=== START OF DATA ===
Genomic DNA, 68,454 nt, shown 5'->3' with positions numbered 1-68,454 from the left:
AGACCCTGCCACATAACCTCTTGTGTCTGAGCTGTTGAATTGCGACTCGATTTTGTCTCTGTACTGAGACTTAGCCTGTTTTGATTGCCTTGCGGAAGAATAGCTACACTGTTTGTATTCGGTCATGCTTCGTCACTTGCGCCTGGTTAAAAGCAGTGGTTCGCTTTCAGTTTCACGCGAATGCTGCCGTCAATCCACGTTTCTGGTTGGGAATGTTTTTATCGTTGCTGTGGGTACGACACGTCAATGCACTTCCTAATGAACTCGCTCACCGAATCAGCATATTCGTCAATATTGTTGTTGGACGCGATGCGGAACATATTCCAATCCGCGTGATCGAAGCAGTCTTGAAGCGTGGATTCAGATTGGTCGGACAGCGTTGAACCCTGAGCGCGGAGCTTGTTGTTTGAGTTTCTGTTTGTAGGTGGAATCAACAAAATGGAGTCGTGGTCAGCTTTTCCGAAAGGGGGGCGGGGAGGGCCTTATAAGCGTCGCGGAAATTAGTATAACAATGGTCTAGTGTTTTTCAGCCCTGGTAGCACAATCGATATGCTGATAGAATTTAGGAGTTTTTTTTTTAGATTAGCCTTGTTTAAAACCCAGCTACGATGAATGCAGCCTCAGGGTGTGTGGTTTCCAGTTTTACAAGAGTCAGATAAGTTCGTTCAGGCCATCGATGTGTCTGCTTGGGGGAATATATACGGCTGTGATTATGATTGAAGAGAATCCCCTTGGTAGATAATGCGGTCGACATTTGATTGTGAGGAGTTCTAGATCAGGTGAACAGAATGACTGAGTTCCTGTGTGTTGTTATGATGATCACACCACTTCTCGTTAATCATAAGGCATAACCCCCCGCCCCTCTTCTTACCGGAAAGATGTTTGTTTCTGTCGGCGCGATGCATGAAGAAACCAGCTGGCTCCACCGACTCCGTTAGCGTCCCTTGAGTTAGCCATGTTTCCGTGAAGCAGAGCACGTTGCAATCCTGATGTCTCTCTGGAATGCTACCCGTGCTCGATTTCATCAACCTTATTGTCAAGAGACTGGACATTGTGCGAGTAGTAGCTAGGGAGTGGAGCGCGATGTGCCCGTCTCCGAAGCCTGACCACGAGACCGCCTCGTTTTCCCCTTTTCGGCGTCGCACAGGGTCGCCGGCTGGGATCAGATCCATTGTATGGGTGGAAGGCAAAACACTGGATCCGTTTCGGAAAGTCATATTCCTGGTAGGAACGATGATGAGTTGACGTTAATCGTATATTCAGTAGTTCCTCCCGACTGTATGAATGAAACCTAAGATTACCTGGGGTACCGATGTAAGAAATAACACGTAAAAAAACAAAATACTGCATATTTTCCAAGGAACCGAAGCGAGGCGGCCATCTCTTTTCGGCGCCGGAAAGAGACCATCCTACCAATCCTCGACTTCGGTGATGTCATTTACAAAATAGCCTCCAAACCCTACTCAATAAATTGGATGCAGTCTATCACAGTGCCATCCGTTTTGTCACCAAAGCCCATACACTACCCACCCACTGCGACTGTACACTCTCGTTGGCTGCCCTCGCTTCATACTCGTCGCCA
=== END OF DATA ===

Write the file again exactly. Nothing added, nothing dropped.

Genomic DNA, 68,454 nt, shown 5'->3' with positions numbered 1-68,454 from the left:
AGACCCTGCCACATAACCTCTTGTGTCTGAGCTGTTGAATTGCGACTCGATTTTGTCTCTGTACTGAGACTTAGCCTGTTTTGATTGCCTTGCGGAAGAATAGCTACACTGTTTGTATTCGGTCATGCTTCGTCACTTGCGCCTGGTTAAAAGCAGTGGTTCGCTTTCAGTTTCACGCGAATGCTGCCGTCAATCCACGTTTCTGGTTGGGAATGTTTTTATCGTTGCTGTGGGTACGACACGTCAATGCACTTCCTAATGAACTCGCTCACCGAATCAGCATATTCGTCAATATTGTTGTTGGACGCGATGCGGAACATATTCCAATCCGCGTGATCGAAGCAGTCTTGAAGCGTGGATTCAGATTGGTCGGACAGCGTTGAACCCTGAGCGCGGAGCTTGTTGTTTGAGTTTCTGTTTGTAGGTGGAATCAACAAAATGGAGTCGTGGTCAGCTTTTCCGAAAGGGGGGCGGGGAGGGCCTTATAAGCGTCGCGGAAATTAGTATAACAATGGTCTAGTGTTTTTCAGCCCTGGTAGCACAATCGATATGCTGATAGAATTTAGGAGTTTTTTTTTTAGATTAGCCTTGTTTAAAACCCAGCTACGATGAATGCAGCCTCAGGGTGTGTGGTTTCCAGTTTTACAAGAGTCAGATAAGTTCGTTCAGGCCATCGATGTGTCTGCTTGGGGGAATATATACGGCTGTGATTATGATTGAAGAGAATCCCCTTGGTAGATAATGCGGTCGACATTTGATTGTGAGGAGTTCTAGATCAGGTGAACAGAATGACTGAGTTCCTGTGTGTTGTTATGATGATCACACCACTTCTCGTTAATCATAAGGCATAACCCCCCGCCCCTCTTCTTACCGGAAAGATGTTTGTTTCTGTCGGCGCGATGCATGAAGAAACCAGCTGGCTCCACCGACTCCGTTAGCGTCCCTTGAGTTAGCCATGTTTCCGTGAAGCAGAGCACGTTGCAATCCTGATGTCTCTCTGGAATGCTACCCGTGCTCGATTTCATCAACCTTATTGTCAAGAGACTGGACATTGTGCGAGTAGTAGCTAGGGAGTGGAGCGCGATGTGCCCGTCTCCGAAGCCTGACCACGAGACCGCCTCGTTTTCCCCTTTTCGGCGTCGCACAGGGTCGCCGGCTGGGATCAGATCCATTGTATGGGTGGAAGGCAAAACACTGGATCCGTTTCGGAAAGTCATATTCCTGGTAGGAACGATGATGAGTTGACGTTAATCGTATATTCAGTAGTTCCTCCCGACTGTATGAATGAAACCTAAGATTACCTGGGGTACCGATGTAAGAAATAACACGTAAAAAAACAAAATACTGCATATTTTCCAAGGAACCGAAGCGAGGCGGCCATCTCTTTTCGGCGCCGGAAAGAGACCATCCTACCAATCCTCGACTTCGGTGATGTCATTTACAAAATAGCCTCCAAACCCTACTCAATAAATTGGATGCAGTCTATCACAGTGCCATCCGTTTTGTCACCAAAGCCCATACACTACCCACCCACTGCGACTGTACACTCTCGTTGGCTGCCCTCGCTTCATACTCGTCGCCA